Jason Lewry slipped quietly away from county cricket this week in just the style he wanted.

On the final day of his career at Trent Bridge last Saturday he took two wickets including Mark Ealham, the Nottinghamshire all-rounder who is also retiring.

Lewry reluctantly led the team off to a standing ovation from the few hundred supporters scattered around Trent Bridge, quickly doffing his cap as he disappeared up the pavilion steps. That was it after bowling 35,662 deliveries in the Sussex cause.

No presentations, no laps of honour – perhaps just the odd tear on Sunday evening in the dressing room at Worcester when he said goodbyes to his team-mates, some of whom have played alongside Lewry for the last 16 seasons.

I spoke to Jason on Monday, just after he had begun clearing his locker out of kit to write a proper tribute to him in tomorrow’s Argus. The over-riding emotion now it is all over is relief rather than regret.

Travesty There have been no better left-arm quick (or quickish in later years) in England for the past decade or so than Lewry and it’s a travesty that the nearest a player with his talent got to playing international cricket was an A tour to South Africa a decade ago when someone like Alan Mullally – another southpaw – played 19 Tests and 50 ODIs.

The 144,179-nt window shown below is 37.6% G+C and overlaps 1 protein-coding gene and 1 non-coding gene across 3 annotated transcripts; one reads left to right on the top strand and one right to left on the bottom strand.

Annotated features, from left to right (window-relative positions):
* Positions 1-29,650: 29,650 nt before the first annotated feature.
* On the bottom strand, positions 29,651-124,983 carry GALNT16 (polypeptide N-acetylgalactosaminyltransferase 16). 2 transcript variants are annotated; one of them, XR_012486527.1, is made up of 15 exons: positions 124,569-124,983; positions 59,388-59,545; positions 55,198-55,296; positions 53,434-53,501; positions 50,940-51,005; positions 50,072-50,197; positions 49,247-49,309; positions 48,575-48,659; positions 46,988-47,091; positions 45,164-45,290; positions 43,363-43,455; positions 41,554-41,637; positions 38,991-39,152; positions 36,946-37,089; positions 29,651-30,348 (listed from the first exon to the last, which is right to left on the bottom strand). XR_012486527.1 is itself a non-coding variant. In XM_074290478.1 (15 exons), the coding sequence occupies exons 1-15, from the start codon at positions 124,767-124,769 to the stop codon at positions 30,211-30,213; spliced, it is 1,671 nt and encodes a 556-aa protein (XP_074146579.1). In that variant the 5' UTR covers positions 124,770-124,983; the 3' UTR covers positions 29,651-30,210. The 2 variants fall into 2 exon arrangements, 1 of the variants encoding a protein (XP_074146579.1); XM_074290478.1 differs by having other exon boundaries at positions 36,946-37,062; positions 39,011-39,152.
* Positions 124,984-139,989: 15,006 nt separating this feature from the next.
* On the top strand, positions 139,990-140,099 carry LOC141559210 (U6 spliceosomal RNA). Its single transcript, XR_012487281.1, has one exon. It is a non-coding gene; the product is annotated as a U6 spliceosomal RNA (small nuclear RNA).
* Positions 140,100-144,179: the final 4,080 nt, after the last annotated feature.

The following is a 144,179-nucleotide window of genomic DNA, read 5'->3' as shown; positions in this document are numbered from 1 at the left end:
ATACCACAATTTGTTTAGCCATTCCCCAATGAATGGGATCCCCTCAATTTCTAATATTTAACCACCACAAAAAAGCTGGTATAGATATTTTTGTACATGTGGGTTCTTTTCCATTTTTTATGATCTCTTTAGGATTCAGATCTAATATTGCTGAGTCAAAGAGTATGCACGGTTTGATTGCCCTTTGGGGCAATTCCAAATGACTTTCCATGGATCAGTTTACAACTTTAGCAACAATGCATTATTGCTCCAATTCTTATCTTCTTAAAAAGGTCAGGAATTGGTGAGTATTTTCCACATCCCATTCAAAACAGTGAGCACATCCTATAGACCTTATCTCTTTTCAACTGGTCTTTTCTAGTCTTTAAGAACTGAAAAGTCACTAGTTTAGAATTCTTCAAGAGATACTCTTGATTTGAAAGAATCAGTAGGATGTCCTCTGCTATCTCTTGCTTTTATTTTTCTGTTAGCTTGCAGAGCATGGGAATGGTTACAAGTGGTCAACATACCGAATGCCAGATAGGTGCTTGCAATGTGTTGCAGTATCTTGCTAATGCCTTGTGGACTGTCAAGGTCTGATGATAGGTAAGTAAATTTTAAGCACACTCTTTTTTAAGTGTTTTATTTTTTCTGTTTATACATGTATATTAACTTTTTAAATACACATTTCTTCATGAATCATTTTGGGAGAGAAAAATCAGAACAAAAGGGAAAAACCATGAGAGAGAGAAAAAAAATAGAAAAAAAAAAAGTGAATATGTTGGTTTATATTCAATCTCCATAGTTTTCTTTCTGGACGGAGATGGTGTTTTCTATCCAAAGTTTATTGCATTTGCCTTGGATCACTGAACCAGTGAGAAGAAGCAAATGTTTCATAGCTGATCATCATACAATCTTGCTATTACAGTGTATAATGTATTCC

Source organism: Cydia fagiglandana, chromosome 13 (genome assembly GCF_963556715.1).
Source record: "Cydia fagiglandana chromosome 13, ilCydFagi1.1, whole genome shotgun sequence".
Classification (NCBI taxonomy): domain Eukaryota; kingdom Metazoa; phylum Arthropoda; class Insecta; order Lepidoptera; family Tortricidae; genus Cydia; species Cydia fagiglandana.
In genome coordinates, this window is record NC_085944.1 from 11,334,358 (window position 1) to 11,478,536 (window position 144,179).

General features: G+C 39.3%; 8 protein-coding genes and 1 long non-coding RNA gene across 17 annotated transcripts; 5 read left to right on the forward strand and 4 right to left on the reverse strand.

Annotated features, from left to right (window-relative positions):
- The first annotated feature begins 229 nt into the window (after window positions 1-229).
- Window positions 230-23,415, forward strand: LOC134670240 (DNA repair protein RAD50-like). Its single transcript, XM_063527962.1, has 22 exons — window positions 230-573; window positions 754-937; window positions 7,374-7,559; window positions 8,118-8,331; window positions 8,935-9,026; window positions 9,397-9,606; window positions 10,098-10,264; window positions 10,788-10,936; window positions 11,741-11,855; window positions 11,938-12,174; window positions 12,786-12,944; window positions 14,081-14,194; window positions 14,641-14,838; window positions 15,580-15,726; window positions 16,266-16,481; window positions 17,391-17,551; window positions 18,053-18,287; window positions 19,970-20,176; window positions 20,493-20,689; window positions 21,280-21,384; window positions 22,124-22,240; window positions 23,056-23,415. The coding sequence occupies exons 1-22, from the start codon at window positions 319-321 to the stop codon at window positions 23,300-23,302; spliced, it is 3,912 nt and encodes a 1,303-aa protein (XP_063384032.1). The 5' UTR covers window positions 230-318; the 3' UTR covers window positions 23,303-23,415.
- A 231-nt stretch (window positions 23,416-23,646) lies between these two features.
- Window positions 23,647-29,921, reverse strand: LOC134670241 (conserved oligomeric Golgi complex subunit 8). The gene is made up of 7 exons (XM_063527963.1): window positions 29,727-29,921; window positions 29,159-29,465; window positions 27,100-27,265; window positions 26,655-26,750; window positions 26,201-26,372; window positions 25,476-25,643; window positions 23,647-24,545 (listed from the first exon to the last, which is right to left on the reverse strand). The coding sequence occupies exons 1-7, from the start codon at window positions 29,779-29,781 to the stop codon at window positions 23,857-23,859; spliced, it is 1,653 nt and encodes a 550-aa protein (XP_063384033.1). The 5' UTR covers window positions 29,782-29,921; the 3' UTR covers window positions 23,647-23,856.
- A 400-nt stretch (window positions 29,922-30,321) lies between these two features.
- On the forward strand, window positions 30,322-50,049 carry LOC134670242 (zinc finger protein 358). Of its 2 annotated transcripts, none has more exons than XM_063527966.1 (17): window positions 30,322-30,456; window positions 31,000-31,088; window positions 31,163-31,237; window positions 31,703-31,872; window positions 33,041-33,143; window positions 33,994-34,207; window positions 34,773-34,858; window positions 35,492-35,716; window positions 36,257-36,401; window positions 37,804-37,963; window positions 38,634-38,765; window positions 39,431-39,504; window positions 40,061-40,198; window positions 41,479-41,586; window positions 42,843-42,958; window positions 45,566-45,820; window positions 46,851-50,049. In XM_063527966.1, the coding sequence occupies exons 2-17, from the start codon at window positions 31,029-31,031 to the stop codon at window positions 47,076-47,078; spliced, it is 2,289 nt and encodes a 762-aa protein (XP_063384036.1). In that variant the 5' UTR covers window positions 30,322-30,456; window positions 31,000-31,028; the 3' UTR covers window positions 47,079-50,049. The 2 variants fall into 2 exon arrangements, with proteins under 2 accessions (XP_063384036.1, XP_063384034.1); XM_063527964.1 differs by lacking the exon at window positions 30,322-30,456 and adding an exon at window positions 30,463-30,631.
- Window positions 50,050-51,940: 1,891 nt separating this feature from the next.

But by his own admission Lewry would have struggled with the pressure to perform at the highest level. Five wickets in a Test at Sydney or a convivial night in the Black Rabbit at Arundel playing darts with his mates? No contest for someone whose Sussex roots run deep.

For the last five years we have had the same conversation at the end of the season. Might next year be his last? And the following Spring he came back, continued to take wickets and played an integral part in the most successful era in Sussex’s history.

Sadly, pounding away on Hove’s unyielding wickets has caught up with him. His knees are knackered and he contracted glandular fever in March and is still not 100% six months later.

Like Mushy, he will be irreplaceable. Since making his debut against South Africa at Hove in 1994 he has taken 621 first-class wickets, more than any seam bowler in Sussex’s modern history, bowled 5943 overs and scored 2061 runs.

He won’t be at tomorrow’s end-of-season presentation because of a pre-arranged trip to watch the Arc De Triomphe in Paris. That’s a shame for supporters who would have liked to have given him a proper send-off although the prospect of having to make a speech would fill Lewry with dread.

Instead, he will depart in the same way he arrived in 1994 from club cricket with Goring. On his terms, no fuss please.

And after all he has given to Sussex cricket it’s the least he deserves.